Meastro Van Diesels
As far as I can gather this is the same as the Turbo charged Prima, but without the turbo. It would seem that its not a lot more economical than the turbo version and makes quite a bit less power. I would estimate it probably only makes about 65-70bhp, which puts it a bit behind to about on par with the 2.5NA. Without the turbo, the power deficit probably defies the main reason for wanting to fit a prima engine. However, its possible that reliability, availability, price and not having to mention the word 'turbo' to your insurance company could make this version of the engine worth considering in some instances.

Ford - 2.0D Diesel / 2.0TD Diesel / 2.3D Diesel / 2.5TD Diesel

Ford Sierra, Granada, Transit - Peugeot 504? (possibly other Peugeot models, + Citroen, maybe some Renault, & possibly some of the Italian Marques)
Noisy, & unrefined. Not hugely powerful, but reasonably economical. Bullet-proof if looked after, troublesome if not. Main problem is most transits thrashed and ill-maintained by fleet operators cutting costs.
Adapter plates to S3 box available from Steve Parkers, I believe.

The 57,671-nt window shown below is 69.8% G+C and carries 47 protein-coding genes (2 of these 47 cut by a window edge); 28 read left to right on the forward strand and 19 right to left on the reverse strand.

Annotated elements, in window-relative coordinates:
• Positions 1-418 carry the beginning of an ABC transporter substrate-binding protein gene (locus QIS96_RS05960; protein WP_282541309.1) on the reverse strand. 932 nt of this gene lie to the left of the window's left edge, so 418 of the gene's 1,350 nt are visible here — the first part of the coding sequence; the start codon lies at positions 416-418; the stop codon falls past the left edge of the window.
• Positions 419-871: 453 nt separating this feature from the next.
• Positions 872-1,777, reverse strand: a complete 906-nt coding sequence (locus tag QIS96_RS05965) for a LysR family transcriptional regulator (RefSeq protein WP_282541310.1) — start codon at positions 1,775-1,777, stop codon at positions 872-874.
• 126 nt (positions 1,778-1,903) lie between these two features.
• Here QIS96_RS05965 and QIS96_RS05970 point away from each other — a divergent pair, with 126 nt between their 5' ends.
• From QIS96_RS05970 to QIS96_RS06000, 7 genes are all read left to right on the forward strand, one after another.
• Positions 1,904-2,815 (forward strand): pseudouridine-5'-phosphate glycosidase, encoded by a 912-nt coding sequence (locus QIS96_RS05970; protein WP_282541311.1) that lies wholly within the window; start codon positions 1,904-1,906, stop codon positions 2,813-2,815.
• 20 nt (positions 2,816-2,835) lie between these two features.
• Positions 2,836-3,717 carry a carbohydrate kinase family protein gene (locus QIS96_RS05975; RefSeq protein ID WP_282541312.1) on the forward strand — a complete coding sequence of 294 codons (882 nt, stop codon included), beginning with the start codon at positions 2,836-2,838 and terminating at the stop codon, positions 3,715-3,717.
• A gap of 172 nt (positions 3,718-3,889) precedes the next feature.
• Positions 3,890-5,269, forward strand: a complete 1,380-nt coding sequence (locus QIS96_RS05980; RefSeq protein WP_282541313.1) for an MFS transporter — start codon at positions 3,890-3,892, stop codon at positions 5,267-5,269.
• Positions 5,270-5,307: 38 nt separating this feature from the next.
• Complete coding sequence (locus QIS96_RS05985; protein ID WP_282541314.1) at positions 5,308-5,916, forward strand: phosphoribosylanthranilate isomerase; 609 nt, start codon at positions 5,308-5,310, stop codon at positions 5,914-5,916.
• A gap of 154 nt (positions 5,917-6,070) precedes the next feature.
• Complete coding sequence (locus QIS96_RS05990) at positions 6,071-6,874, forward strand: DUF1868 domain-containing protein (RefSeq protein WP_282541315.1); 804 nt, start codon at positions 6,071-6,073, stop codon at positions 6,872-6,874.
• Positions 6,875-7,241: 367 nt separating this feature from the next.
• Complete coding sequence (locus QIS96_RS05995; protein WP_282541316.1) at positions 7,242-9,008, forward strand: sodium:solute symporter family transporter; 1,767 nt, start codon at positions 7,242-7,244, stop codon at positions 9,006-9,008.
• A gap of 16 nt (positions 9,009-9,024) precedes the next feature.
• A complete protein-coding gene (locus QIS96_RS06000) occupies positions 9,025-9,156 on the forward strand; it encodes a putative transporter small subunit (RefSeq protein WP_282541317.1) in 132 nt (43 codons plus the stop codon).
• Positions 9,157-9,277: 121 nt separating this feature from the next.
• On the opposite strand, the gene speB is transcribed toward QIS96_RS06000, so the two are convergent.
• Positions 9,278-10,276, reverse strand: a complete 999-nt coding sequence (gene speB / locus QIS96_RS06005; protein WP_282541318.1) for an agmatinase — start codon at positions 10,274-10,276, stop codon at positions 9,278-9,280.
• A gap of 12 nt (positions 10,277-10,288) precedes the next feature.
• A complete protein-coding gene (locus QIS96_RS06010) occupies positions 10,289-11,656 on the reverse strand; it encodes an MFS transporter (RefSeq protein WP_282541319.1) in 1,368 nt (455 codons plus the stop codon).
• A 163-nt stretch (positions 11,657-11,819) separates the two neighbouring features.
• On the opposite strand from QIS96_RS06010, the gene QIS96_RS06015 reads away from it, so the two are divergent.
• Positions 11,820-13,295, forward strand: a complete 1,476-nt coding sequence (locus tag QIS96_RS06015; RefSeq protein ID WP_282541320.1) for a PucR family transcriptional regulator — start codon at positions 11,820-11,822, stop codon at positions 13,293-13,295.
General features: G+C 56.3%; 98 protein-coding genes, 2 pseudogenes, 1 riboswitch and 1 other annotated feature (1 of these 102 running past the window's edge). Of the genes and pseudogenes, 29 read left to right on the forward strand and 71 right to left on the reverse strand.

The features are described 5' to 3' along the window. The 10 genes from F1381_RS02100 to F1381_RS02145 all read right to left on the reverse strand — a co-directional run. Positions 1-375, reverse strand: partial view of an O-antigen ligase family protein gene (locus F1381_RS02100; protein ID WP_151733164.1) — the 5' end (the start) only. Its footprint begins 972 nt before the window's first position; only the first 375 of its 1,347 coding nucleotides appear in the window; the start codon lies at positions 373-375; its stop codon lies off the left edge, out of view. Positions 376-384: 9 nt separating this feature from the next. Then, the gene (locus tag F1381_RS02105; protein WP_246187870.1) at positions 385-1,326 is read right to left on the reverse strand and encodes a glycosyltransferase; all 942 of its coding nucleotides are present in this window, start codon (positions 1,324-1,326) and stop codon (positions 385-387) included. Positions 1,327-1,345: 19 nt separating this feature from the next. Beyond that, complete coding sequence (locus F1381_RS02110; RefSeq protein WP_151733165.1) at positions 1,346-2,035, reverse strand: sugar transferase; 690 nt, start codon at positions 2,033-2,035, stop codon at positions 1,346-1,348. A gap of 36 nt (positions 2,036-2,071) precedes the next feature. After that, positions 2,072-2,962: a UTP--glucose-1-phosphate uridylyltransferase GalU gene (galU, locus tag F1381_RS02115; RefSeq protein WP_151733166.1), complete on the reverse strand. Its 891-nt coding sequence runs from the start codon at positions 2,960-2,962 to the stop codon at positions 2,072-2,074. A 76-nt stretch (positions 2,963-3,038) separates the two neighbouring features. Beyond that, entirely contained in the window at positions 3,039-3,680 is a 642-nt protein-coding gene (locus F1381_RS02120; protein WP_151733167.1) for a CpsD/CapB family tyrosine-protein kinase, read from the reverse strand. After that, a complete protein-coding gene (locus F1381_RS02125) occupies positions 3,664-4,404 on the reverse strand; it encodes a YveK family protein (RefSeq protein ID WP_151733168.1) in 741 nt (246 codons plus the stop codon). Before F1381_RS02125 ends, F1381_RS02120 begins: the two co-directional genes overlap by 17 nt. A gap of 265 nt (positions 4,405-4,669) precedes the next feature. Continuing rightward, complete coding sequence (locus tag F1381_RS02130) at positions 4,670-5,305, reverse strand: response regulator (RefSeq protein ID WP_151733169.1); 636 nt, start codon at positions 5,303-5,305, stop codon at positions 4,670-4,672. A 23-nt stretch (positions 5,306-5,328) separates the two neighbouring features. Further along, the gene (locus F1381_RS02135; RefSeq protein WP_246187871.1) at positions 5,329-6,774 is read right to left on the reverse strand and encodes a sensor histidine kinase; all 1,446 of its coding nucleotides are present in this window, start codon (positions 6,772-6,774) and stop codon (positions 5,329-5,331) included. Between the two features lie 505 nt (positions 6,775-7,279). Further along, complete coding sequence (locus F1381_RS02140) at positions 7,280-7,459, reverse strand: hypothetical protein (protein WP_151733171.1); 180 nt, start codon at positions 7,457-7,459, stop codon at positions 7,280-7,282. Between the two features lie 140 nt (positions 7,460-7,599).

Toyota - C series - 1C(1.8l) and 2C(2l) and 2CT

fitted to cars and the small vans
Revvy, not much torque
 

Toyota - L series - 1L(2.2) 2L/2LT(2.4) 3L/3LT(2.8) plus a 3L

Hi Lux, Hi Ace and 4 Runner/Surf
Popular motor, goes about 250K if the oil is changed regularly, needs the timing belt changed every 80,000 km. There does seem to be something about this motor that means it doesn't recondition well, if it has been reconed, make sure the oil pump drive gear has been replaced. (Wook's comments)

Toyota - B series - 1B(2.8) 2B(3.2) and 3B(3.4)

Diesel Pushrod 4 cylinder motors "need sound proofing". Solid and reliable, their only susceptibility is to poor air filtration. I personally think the 3B would make a great Landy motor if your not in a hurry, but want unstopable torque. Weight would possibly be an issue. (Wook's comments)

Daihatsu - 2.5 DG

Fortrack - Diesel 66bhp
So, the Daihatsu 2.5NA, looks like its not worth fitting, unless as a real budget option. But then you would have to virtually be given a brand new engine to make it more economical to buy an adapter kit than to fit a recon 2.25D. 3700 2530 Limited

Daihatsu 2.8 DL

Fortrack - Diesel 72bhp
The Daihatsu 2.8NA, is about comparable to a 2.5NA. If it is basically the 2.8TD without the turbo, then it should be an easy fit, but look quoted capacity is different, so I suspect its not the same block. Either way, a 2.5NAD would probably make more sense

Daihatsu 2.8 Turbo Diesel

Fortrack - Diesel 101